Good Cats, Bad Owners
By Linda D. Kozaryn
American Forces Press Service
WASHINGTON, Aug. 24, 2000 Don't blame cats for reproducing, DoD environmental specialists say. Blame people.
People are the root of feline overpopulation problems so common to military installations. They often fail to neuter their pet cats, and some abandon their feline friends when they move, according to environmental biologist Peter J. Egan of the Armed Forces Pest Management Board at Walter Read Army Medical Center here.
"People drive onto post and let their cats go, thinking one of these nice military families will adopt them. Some military families do the same when they relocate," he said. Kind-hearted people complicate the problem by feeding the cats, said Egan, whose office has received complaints about flea-infested buildings caused by feral cats living in crawl spaces.
"It's one of these terrible cycles," he continued. "Humans have created the problem, and due to neglect or kindness, humans help perpetuate it."
Military installations and college campuses have the highest populations of stray and feral cats, according to Alison Dalsimer, a contract natural resource management specialist with DoD's environmental security office.
"It's because of the transient nature of the populations. People go to college, they want a cute little kitten for a year, they graduate and they dump the kitten," she explained. "People get transfered to an installation, the kids want pets, they get a cat, then they get transferred to Korea or Germany. They can't take the pet with them, so they just leave them."
Some pet owners don't have the heart to take unwanted pets to animal shelters because it's highly likely they'll be euthanized, Dalsimer said. As many as 60,000 cats and dogs are put to sleep in shelters every day.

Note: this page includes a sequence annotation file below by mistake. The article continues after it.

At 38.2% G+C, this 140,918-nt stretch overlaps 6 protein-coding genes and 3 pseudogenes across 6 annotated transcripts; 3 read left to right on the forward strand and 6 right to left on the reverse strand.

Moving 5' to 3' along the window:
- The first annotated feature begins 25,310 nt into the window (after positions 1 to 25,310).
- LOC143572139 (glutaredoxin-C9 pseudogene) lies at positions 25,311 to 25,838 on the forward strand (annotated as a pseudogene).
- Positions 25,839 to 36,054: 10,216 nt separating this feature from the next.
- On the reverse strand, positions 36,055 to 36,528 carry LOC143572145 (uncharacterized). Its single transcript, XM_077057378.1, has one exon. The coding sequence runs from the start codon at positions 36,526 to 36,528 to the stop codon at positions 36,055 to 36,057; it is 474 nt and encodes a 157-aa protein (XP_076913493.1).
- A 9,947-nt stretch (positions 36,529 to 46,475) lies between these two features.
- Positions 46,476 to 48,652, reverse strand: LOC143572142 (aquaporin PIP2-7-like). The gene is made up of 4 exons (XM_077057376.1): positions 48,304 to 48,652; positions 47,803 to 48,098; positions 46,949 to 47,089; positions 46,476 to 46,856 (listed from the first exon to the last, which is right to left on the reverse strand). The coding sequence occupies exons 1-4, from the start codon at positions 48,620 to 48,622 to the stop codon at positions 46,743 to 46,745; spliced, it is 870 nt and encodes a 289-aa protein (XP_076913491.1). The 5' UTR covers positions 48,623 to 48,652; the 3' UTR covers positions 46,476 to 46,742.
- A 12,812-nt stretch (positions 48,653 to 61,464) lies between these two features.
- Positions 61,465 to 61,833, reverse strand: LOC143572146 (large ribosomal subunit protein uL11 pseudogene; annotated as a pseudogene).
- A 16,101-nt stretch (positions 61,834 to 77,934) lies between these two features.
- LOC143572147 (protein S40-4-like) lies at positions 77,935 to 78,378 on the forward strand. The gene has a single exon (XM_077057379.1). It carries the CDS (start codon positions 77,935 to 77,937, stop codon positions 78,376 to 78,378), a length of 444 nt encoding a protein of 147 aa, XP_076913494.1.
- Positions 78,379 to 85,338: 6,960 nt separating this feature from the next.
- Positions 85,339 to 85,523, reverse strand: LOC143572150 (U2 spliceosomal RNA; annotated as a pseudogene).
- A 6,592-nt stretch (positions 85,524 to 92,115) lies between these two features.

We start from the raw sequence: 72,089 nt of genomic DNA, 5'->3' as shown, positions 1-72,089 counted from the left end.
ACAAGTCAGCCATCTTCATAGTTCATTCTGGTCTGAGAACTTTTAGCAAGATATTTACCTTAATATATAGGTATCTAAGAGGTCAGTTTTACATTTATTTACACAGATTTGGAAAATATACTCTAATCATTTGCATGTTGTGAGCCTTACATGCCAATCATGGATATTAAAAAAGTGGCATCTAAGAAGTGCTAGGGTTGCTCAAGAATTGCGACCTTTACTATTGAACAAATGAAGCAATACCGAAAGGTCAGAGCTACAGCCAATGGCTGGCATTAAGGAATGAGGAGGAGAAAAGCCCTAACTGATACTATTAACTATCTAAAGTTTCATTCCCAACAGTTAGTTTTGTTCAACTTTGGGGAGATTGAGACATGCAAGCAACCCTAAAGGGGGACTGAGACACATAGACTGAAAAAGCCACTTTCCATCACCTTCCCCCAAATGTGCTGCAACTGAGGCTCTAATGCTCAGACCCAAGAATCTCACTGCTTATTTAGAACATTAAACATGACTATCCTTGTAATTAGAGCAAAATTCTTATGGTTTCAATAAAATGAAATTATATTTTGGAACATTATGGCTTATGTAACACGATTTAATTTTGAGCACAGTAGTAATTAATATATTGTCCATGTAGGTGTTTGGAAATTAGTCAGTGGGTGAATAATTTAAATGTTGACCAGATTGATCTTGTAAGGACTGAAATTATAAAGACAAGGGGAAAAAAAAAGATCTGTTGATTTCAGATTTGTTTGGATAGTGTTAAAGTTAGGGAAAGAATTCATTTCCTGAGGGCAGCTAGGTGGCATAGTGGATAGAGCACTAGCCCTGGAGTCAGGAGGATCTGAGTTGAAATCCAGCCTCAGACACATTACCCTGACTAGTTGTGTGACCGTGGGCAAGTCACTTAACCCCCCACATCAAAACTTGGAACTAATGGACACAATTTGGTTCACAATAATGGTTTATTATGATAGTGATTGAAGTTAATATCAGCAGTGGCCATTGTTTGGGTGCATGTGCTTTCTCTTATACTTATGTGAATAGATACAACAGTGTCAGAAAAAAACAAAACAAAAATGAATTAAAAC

So people release the cats and tell themselves maybe someone will adopt them. "I guess that's a convenient way people get around the issue, but it sure creates a problem in the long run," she said.
Left on their own, cats gravitate toward any available food source. Stray cats -- lost or abandoned pets -- form colonies centered on garbage dumpsters or other food sources where rodents feed. The cats procreate. A fertile female can produce three litters of four to six kittens per year.
When strays breed, their offspring grow up feral -- wild, never domesticated. Feral cats may live near humans, but they're not about to be touched by human hands. Not without a major struggle, that is.
Feral cats can carry ringworm, parasites, rabies, plague, and a range of other fatal and nonfatal diseases. Cat scratches and bites can transmit serious bacterial infections. Cats can also damage buildings, contaminate food supplies, and kill birds and other wildlife.
Without human support, the cats succumb to starvation, weather, diseases, vehicles, and attacks by dogs, other animals or people. In many cases, the cats live less than half the lifespan they'd enjoy as indoor pets.
"The tragedy is that these animals have a miserable existence," Dalsimer said. "They often go without food. Nobody gives them any affection. It's a short, awful life."
Editor's Note: This is one article in a comprehensive special report at http://www.defenselink.mil/specials/cats/.